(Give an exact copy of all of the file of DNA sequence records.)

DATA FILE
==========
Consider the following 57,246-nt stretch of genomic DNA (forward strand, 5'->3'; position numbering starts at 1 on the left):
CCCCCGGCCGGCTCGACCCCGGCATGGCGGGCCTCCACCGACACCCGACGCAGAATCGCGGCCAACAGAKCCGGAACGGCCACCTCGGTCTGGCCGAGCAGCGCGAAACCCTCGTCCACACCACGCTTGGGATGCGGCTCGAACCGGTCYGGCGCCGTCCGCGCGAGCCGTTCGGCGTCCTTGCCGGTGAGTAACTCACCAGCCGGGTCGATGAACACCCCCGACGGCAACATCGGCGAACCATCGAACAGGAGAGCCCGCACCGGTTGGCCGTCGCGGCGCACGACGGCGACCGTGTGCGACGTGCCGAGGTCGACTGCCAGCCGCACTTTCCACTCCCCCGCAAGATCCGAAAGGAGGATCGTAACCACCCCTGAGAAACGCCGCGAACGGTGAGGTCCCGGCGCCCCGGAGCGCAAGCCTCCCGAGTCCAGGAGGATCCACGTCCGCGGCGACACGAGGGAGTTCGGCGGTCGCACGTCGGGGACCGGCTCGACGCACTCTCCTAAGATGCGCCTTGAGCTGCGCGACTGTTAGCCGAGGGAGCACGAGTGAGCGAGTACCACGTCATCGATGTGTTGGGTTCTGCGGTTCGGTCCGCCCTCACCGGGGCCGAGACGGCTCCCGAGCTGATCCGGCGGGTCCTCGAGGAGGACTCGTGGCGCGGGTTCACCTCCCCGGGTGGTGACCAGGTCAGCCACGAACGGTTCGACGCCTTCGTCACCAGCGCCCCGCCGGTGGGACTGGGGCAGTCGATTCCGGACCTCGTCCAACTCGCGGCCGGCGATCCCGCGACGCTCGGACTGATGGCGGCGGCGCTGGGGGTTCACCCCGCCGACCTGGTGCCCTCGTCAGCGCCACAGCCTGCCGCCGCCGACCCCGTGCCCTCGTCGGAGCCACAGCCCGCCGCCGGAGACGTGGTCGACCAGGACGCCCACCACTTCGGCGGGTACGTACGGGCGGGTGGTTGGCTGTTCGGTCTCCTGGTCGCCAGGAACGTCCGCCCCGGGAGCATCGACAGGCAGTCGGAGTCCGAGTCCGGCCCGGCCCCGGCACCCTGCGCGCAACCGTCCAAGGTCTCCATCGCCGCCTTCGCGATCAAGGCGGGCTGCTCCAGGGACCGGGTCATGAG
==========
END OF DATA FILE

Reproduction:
Consider the following 57,246-nt stretch of genomic DNA (forward strand, 5'->3'; position numbering starts at 1 on the left):
CCCCCGGCCGGCTCGACCCCGGCATGGCGGGCCTCCACCGACACCCGACGCAGAATCGCGGCCAACAGAKCCGGAACGGCCACCTCGGTCTGGCCGAGCAGCGCGAAACCCTCGTCCACACCACGCTTGGGATGCGGCTCGAACCGGTCYGGCGCCGTCCGCGCGAGCCGTTCGGCGTCCTTGCCGGTGAGTAACTCACCAGCCGGGTCGATGAACACCCCCGACGGCAACATCGGCGAACCATCGAACAGGAGAGCCCGCACCGGTTGGCCGTCGCGGCGCACGACGGCGACCGTGTGCGACGTGCCGAGGTCGACTGCCAGCCGCACTTTCCACTCCCCCGCAAGATCCGAAAGGAGGATCGTAACCACCCCTGAGAAACGCCGCGAACGGTGAGGTCCCGGCGCCCCGGAGCGCAAGCCTCCCGAGTCCAGGAGGATCCACGTCCGCGGCGACACGAGGGAGTTCGGCGGTCGCACGTCGGGGACCGGCTCGACGCACTCTCCTAAGATGCGCCTTGAGCTGCGCGACTGTTAGCCGAGGGAGCACGAGTGAGCGAGTACCACGTCATCGATGTGTTGGGTTCTGCGGTTCGGTCCGCCCTCACCGGGGCCGAGACGGCTCCCGAGCTGATCCGGCGGGTCCTCGAGGAGGACTCGTGGCGCGGGTTCACCTCCCCGGGTGGTGACCAGGTCAGCCACGAACGGTTCGACGCCTTCGTCACCAGCGCCCCGCCGGTGGGACTGGGGCAGTCGATTCCGGACCTCGTCCAACTCGCGGCCGGCGATCCCGCGACGCTCGGACTGATGGCGGCGGCGCTGGGGGTTCACCCCGCCGACCTGGTGCCCTCGTCAGCGCCACAGCCTGCCGCCGCCGACCCCGTGCCCTCGTCGGAGCCACAGCCCGCCGCCGGAGACGTGGTCGACCAGGACGCCCACCACTTCGGCGGGTACGTACGGGCGGGTGGTTGGCTGTTCGGTCTCCTGGTCGCCAGGAACGTCCGCCCCGGGAGCATCGACAGGCAGTCGGAGTCCGAGTCCGGCCCGGCCCCGGCACCCTGCGCGCAACCGTCCAAGGTCTCCATCGCCGCCTTCGCGATCAAGGCGGGCTGCTCCAGGGACCGGGTCATGAG